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Geoff now regrets having made a promise to forego the second payment - Advise him about recovering the money from Paul.

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Introduction

Geoff is the owner of a 1927 Bentley car, which he is renovating to its original condition with considerable help from his brother, Paul. When the work is nearly completed, Geoff decides to get married and can no longer keep the car. He discusses the situation with Paul and they agree that in consideration of all the work Paul has done on the car, Paul can have it for �2,000 (which is far less than the car is worth). They agree that the money will be paid in four half - yearly instalments of �500, the first being due in December. A note of their agreement is drawn up by Geoff, and signed by Paul and himself. Paul makes the first payment in December but soon after he discovers that it will cost much more to complete, the renovation than was originally thought, as some of the parts are having to be custom-made. Paul tells Geoff about this, and Geoff then agrees to forego the second payment, which has just fallen due in June of the following year. As a result Paul fees able to order the parts required. Geoff now regrets having made a promise to forego the second payment. ...read more.

Middle

consideration must have value, but need not be sufficient. Therefore the �2,000, although less than the value of the car, is valid consideration. Therefore, there is a contract that Paul will buy the car for �2,000. Now Paul realises he cannot keep the payments. Therefore we will look at whether G agreeing to forego the 2nd payment is a contract. By Pinnel's Case (1602), part payment of a debt does not discharge the whole debt unless there is further consideration e.g. paying earlier, or in a different form or if a different place. This was approved in Foakes v Beer (1984). This means Paul is already bound to pay Geoff the full amount and has furnished no consideration by the new promise to accept less. Re Selectmove (1995) tried to apply the approach in Williams v Roffey (1990) to debts and said that if the creditor got a benefit from the part payment, it should discharge the debt. The court said no. The Court of Appeal was bound by the House of Lords decision in Foakes v Beer. Therefore, if Paul tells Geoff to keep his promise to forego the �500 June payment as following Pinnel's case, part payment of a debt will not discharge the full debt. ...read more.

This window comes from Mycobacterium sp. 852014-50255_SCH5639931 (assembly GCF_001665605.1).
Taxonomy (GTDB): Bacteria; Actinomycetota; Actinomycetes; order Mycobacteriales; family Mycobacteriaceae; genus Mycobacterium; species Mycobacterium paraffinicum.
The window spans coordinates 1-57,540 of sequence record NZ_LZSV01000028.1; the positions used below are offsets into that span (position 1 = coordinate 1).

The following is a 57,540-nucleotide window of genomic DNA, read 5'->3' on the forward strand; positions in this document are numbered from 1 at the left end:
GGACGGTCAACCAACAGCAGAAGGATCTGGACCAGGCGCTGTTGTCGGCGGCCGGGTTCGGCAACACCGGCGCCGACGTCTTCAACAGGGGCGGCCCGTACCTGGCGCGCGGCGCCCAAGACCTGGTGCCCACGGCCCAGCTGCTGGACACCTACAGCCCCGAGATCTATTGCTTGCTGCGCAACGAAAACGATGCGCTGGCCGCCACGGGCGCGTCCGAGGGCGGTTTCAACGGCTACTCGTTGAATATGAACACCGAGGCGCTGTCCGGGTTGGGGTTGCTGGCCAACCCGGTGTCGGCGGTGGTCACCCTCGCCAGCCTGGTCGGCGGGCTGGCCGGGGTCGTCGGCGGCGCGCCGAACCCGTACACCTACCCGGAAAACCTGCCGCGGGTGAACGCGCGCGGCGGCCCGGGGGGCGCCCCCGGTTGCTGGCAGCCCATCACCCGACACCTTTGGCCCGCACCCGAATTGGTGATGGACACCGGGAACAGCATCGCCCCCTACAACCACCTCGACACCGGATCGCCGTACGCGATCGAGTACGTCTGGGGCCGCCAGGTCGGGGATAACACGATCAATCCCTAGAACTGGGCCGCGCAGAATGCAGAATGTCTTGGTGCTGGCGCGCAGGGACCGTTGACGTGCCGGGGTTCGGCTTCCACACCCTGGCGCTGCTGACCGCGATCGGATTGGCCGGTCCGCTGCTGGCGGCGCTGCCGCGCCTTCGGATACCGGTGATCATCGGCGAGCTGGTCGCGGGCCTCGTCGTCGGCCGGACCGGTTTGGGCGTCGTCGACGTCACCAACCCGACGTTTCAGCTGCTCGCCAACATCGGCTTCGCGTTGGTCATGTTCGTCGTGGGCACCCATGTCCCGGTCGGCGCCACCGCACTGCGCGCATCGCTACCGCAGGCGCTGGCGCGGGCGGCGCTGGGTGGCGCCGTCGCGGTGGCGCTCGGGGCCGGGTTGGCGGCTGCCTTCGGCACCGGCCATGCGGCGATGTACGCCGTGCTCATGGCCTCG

Conclusion

For estoppel, it must be inequitable for Geoff to go back on his promise. In DC Builders v Rees (1966), it was inequitable as the promisor had made the promise in response to pressure exerted by the promisee. Geoff could argue that he has not acted inequitably while he did not know Paul would order new parts. Paul as already go the car for well below motor value and Geoff has acted honestly and reasonably. Whether estoppel suspends or extinguishes rights is debatable. Tool Metal v Tungsten Electric Co (1955) said it suspends rights but the High Trees case says it extinguishes rights. It is thought that here it would extinguish Geoff's rights to the �500, if estoppel was held valid. Finally by Combe v Combe (1951), estoppel must be used as a shield and not as a sword. Here, it appears that Paul is using it as a defence and should have no problems. Thus, Paul and Geoff had an agreement at law that Geoff will sell Paul the car for �2,000. This is binding on the parties. The agreement by Geoff to forego the �500 June payment is not binding at law, so Geoff can require the full date to be repaid (Foakes v Beer (1984)). The only bad point for Geoff is that Paul could rely on Promissory Estoppel and stop Geoff from claiming the full debt. ...read more.

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